Research Seminar Series organised by the Zurbarán Centre with ARTES Iberian & Visual Culture Group
This live online seminar series provides an open forum for engaging with new and cutting-edge research on diverse topics in Iberian and Latin American art and visual culture.
The weekly sessions usually take place on Wednesdays, 6.00-7.00pm, except the fourth session scheduled for Tuesday, 2 February. The talks last ca. 40 minutes and are followed by Q&A.
The series is free and open to all with an interest in the visual arts. Booking is essential. Please email the Zurbarán Centre (Zurbaran.firstname.lastname@example.org) to register and to receive a zoom link. Please note registration closes 24 hours before the seminar.
Le noir Valenciana: Ribera, Gautier and the French Taste for Violent Painting
Through a close, comparative study of Ribera’s paintings and Gautier’s poems, this lecture will explore nineteenth-century attitudes towards extreme imagery in the context of the revival of the Spanish School in France.
Paintings by the Spanish Baroque artist, Jusepe de Ribera (1591–1652), prompted a range of contradictory responses in the nineteenth century. Poets, travel writers, critics and artists reacted to his work, especially his striking depictions of violent subjects, at once with admiration and displeasure. In his epic poem Don Juan (1823), Lord Byron declares that ‘Spagnoletto tainted / His brush with all the blood of all the sainted’, and in 1845, Théophile Gautier published two poems on the artist, referring to Ribera as ‘le noir Valencian’, and ‘plus dur que Jupiter’. While Byron and Gautier are often quoted in the literature on the artist, scholars have been swift to dismiss these responses as ‘muddying the waters’ of Ribera’s œuvre, and thus his reception during the nineteenth century has, until recently, received scant scholarly attention.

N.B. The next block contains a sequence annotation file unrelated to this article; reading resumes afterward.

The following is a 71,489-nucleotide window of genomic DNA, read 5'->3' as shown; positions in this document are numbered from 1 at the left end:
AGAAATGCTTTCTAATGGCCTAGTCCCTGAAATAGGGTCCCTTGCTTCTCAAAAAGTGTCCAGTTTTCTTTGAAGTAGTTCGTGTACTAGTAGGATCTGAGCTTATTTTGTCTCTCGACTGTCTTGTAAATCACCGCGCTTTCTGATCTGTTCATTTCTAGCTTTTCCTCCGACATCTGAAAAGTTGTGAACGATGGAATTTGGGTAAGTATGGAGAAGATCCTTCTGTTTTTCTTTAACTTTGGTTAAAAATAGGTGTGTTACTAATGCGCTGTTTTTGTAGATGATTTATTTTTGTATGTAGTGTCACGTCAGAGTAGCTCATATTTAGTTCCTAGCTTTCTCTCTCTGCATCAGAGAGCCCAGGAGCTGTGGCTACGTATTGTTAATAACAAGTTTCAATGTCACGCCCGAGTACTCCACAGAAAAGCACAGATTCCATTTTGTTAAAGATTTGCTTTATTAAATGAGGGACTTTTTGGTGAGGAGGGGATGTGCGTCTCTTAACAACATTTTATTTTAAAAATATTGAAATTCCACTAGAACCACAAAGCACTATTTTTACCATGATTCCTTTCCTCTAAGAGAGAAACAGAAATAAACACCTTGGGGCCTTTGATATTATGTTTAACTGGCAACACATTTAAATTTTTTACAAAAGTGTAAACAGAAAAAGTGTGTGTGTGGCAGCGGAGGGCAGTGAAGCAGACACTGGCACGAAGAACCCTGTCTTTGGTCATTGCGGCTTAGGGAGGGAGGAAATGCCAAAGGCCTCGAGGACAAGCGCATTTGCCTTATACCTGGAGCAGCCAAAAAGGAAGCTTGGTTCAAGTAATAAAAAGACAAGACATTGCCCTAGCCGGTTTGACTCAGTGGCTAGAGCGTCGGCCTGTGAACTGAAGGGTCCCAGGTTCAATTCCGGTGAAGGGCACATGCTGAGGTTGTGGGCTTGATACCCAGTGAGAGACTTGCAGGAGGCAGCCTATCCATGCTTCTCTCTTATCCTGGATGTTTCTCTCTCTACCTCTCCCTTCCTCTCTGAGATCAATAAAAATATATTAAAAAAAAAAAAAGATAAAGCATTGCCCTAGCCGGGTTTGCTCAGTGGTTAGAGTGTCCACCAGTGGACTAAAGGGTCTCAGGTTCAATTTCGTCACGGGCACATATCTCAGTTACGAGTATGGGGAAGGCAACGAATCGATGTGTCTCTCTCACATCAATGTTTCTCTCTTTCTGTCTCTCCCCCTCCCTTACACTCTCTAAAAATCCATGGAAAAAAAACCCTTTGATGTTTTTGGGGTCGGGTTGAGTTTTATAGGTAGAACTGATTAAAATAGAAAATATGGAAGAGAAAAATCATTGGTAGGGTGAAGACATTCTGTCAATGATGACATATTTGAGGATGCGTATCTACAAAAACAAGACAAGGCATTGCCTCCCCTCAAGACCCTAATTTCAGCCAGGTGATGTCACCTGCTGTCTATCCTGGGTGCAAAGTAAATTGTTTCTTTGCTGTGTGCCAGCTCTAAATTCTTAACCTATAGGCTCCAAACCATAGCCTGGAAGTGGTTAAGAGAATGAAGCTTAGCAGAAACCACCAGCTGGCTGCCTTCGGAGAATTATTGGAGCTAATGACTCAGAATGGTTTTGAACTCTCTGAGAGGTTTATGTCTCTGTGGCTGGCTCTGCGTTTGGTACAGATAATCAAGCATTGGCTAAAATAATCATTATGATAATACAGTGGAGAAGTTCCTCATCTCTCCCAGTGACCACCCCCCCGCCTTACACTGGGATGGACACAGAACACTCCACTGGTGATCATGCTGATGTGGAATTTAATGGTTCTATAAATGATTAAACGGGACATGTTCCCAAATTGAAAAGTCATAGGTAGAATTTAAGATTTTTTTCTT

Through a close, comparative study of Ribera’s paintings and Gautier’s poems, this lecture will explore nineteenth-century attitudes towards extreme imagery in the context of the revival of the Spanish School in France. It will provide a more contextualised and nuanced account of Ribera’s reception during the nineteenth century, and demonstrate that Gautier’s poetic responses are not, in fact, distorting, but revealing. The lecture will argue for the significance of these poems by suggesting that Gautier calls attention to the problematic relationship between the act of inflicting torture and the art of representing pain, a tension which is central to an understanding of Ribera’s violent imagery, and to the myth-making of Ribera as a ‘violent’ artist.
Contact email@example.com for more information about this event.